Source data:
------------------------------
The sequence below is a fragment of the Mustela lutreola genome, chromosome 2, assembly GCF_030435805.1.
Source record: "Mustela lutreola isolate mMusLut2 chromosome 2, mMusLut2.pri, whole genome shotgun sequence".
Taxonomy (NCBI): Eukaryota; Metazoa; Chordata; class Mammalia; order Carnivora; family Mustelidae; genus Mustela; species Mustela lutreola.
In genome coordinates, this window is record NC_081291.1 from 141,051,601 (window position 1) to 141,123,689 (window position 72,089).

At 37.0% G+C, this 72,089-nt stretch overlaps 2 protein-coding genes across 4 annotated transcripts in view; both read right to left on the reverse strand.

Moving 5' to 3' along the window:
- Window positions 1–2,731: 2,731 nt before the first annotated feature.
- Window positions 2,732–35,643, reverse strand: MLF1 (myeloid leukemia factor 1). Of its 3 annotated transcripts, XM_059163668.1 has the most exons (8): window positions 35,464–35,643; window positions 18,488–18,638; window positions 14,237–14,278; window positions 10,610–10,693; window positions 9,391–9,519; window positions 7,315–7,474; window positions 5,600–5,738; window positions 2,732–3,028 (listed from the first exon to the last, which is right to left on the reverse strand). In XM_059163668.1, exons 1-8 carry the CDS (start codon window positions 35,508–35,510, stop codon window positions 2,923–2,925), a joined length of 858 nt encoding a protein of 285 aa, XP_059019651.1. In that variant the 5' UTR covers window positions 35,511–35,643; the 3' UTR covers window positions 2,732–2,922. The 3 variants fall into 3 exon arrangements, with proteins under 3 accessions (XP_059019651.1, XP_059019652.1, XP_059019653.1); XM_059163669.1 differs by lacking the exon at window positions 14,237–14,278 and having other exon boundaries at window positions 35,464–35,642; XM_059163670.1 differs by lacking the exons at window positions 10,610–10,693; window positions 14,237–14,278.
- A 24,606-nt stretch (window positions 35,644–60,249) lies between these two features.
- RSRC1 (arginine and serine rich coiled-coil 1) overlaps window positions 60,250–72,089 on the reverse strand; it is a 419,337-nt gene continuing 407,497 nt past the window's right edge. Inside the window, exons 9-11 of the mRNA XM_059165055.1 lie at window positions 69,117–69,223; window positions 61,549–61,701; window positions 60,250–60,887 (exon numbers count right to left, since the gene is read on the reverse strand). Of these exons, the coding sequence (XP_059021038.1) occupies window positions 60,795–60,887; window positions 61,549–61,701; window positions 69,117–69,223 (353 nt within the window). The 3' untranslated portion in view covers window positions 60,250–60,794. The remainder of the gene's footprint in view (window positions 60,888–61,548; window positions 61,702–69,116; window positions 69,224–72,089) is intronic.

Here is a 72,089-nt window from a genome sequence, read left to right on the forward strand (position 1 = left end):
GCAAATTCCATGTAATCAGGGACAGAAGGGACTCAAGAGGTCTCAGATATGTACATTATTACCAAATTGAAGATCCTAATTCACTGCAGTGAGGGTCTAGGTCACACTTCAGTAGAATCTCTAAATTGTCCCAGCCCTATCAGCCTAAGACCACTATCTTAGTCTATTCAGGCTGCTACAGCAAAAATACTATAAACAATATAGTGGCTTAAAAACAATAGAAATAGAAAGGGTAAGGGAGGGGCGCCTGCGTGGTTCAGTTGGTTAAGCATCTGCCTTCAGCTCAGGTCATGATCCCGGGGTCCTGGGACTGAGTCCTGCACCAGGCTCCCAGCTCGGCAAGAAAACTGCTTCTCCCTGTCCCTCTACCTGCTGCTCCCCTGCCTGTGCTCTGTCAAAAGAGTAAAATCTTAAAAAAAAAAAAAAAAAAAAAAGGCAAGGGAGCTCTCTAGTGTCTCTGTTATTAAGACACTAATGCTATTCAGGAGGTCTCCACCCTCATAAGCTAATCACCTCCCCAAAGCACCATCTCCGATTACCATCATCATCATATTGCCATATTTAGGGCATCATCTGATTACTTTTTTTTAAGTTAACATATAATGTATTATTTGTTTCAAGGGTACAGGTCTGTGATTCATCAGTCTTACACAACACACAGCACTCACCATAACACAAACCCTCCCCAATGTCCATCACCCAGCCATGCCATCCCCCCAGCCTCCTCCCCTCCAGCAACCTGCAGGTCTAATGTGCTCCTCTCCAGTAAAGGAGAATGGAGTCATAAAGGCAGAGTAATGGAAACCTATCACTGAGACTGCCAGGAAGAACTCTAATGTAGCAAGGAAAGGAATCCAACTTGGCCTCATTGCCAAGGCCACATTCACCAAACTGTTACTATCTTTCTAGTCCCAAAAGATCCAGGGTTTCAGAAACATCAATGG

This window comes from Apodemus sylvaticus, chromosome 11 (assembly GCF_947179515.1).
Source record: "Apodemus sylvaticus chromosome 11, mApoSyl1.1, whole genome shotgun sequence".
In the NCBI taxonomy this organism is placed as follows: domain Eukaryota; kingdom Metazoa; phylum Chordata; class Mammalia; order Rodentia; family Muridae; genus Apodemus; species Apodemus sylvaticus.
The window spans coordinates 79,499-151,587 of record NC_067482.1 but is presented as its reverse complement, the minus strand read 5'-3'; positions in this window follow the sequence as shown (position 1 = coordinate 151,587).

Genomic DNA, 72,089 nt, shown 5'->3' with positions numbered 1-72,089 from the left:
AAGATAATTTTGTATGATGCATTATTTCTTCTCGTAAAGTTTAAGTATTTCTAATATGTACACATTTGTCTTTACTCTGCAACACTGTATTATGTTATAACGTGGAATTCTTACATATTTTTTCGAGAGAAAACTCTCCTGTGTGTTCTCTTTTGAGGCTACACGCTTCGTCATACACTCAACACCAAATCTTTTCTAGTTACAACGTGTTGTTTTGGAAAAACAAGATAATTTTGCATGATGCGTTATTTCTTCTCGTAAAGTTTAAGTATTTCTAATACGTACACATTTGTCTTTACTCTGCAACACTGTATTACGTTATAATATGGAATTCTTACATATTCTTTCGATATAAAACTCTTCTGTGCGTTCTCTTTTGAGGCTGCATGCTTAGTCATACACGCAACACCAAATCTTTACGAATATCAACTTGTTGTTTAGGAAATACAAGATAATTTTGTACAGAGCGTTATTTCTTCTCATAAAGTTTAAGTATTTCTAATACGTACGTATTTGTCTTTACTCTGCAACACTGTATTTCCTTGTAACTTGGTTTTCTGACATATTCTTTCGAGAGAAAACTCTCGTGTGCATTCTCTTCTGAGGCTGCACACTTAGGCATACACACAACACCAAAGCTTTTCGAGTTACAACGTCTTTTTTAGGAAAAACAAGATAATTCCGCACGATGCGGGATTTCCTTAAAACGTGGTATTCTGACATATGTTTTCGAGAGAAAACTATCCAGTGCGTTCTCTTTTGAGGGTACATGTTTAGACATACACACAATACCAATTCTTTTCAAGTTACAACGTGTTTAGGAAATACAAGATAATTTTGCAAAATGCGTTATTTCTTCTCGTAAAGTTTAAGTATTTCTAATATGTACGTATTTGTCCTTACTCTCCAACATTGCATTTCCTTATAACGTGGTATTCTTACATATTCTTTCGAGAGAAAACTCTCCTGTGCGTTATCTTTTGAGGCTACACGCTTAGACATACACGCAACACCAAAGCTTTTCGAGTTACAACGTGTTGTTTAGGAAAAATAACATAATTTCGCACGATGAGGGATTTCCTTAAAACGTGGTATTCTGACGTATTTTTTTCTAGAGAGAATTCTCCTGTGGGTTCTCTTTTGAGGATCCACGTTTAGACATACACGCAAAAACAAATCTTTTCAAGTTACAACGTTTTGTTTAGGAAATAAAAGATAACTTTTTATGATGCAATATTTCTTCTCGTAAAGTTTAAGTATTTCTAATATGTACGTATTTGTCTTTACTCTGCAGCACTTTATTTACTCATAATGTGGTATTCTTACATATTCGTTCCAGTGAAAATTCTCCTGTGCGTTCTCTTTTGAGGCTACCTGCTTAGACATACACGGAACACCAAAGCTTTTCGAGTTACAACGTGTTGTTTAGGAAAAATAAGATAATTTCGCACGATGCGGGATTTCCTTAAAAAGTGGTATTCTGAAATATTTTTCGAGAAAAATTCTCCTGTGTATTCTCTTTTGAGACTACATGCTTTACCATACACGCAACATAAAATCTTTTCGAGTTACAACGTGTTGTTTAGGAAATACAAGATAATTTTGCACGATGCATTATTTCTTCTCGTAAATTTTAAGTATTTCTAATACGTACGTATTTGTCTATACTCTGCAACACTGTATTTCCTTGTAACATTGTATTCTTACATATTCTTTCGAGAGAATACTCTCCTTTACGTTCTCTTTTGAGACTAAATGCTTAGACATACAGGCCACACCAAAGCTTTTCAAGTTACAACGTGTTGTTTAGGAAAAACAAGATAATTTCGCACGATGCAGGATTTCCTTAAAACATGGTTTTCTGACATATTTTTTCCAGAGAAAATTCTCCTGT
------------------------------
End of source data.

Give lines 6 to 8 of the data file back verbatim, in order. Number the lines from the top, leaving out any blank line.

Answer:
Moving 5' to 3' along the window:
- Window positions 1–2,731: 2,731 nt before the first annotated feature.
- Window positions 2,732–35,643, reverse strand: MLF1 (myeloid leukemia factor 1). Of its 3 annotated transcripts, XM_059163668.1 has the most exons (8): window positions 35,464–35,643; window positions 18,488–18,638; window positions 14,237–14,278; window positions 10,610–10,693; window positions 9,391–9,519; window positions 7,315–7,474; window positions 5,600–5,738; window positions 2,732–3,028 (listed from the first exon to the last, which is right to left on the reverse strand). In XM_059163668.1, exons 1-8 carry the CDS (start codon window positions 35,508–35,510, stop codon window positions 2,923–2,925), a joined length of 858 nt encoding a protein of 285 aa, XP_059019651.1. In that variant the 5' UTR covers window positions 35,511–35,643; the 3' UTR covers window positions 2,732–2,922. The 3 variants fall into 3 exon arrangements, with proteins under 3 accessions (XP_059019651.1, XP_059019652.1, XP_059019653.1); XM_059163669.1 differs by lacking the exon at window positions 14,237–14,278 and having other exon boundaries at window positions 35,464–35,642; XM_059163670.1 differs by lacking the exons at window positions 10,610–10,693; window positions 14,237–14,278.